In a trial we investigated the efficacy of different silage additives. Besides seven chemical products we also tested an inoculant, which was applied in liquid and solid form, as well as a product which contained a combination of lactic acid bacteria and chemical substances. The tests were carried out in laboratory silos in two series. For the first series all silos were stored at room temperature. For the second series half of the silos were stored at room temperature and the other half at temperatures of nearly 40 °C.<br>In the silages without additive and stored at room temperature butyric acid was found. In the same silage stored at nearly 40 °C no butyric acid was determined. With the exception of one product, all chemical additives showed in both series and storage conditions a good efficacy to prevent the butyric acid fermentation and with most of these products the aerobic stability was improved. On the other hand with the butyric acid fermentation could not be prevented by the inoculant in every case. Moreover, when the inoculant was efficient, the silages were susceptible for aerobic instability.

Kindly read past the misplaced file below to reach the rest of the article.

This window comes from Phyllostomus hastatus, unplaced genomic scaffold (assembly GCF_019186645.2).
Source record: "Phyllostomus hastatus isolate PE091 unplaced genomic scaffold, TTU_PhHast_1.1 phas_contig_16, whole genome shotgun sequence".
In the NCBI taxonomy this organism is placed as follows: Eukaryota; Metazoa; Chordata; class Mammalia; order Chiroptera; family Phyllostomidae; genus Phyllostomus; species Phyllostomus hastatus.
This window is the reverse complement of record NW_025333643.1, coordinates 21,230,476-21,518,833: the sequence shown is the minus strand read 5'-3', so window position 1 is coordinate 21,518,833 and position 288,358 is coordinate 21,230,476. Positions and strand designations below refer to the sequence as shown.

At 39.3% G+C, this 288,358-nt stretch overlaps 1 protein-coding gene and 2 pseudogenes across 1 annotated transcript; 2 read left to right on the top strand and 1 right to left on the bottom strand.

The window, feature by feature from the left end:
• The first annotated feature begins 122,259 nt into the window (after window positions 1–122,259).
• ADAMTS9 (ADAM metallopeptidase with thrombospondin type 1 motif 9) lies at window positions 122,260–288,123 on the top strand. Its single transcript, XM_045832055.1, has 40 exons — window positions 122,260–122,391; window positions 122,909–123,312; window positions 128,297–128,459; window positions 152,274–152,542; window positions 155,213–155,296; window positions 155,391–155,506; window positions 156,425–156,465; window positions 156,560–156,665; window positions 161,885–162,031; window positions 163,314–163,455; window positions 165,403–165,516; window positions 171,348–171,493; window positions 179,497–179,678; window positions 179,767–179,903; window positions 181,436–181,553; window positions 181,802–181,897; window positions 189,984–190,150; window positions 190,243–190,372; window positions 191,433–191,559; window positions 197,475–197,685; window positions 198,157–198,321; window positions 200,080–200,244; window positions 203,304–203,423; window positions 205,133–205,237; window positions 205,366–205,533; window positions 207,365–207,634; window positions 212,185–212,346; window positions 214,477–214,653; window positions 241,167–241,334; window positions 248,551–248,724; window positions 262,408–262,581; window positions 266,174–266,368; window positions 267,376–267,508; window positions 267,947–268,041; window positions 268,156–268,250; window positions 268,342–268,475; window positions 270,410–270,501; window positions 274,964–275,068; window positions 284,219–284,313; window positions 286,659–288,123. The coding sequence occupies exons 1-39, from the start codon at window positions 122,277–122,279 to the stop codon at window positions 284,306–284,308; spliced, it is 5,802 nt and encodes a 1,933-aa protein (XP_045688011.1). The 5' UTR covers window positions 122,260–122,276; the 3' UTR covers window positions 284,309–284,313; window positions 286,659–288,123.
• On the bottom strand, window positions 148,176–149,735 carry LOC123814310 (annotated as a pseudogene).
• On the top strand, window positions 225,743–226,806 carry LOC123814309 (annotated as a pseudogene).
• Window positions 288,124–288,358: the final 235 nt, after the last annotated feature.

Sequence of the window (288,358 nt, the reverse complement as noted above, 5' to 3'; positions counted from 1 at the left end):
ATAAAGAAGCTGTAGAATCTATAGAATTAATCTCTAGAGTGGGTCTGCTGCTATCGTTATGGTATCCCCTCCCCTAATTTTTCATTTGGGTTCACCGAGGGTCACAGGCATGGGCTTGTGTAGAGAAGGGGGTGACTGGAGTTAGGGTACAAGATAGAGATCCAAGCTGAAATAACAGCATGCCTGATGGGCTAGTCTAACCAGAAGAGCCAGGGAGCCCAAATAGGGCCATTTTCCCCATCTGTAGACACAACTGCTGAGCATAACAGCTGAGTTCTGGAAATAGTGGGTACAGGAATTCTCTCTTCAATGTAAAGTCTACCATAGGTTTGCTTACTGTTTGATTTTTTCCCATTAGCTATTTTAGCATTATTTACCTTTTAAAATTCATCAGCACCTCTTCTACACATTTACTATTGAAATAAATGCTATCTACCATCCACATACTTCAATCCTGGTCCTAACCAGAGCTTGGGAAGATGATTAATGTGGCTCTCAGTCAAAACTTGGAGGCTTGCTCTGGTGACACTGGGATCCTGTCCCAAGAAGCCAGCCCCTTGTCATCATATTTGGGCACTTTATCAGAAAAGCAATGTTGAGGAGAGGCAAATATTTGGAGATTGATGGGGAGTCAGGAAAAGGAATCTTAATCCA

While botanical composition, growth cycle and phenological stage are integral factors, they are not the sole determinants of the quality of grass silages from intensively managed permanent meadows.
Food that is unsuitable for human consumption does not affect the growth performance or carcass composition of pigs to which it is fed. This makes it a promising solution for reducing food waste.
Horses are ridden or driven on a variety of surfaces, which differently absorb the impact forces exerted on hooves, limbs and the horse's entire body. Objective measurement of the functional properties of equestrian arena surfaces is therefore of great importance.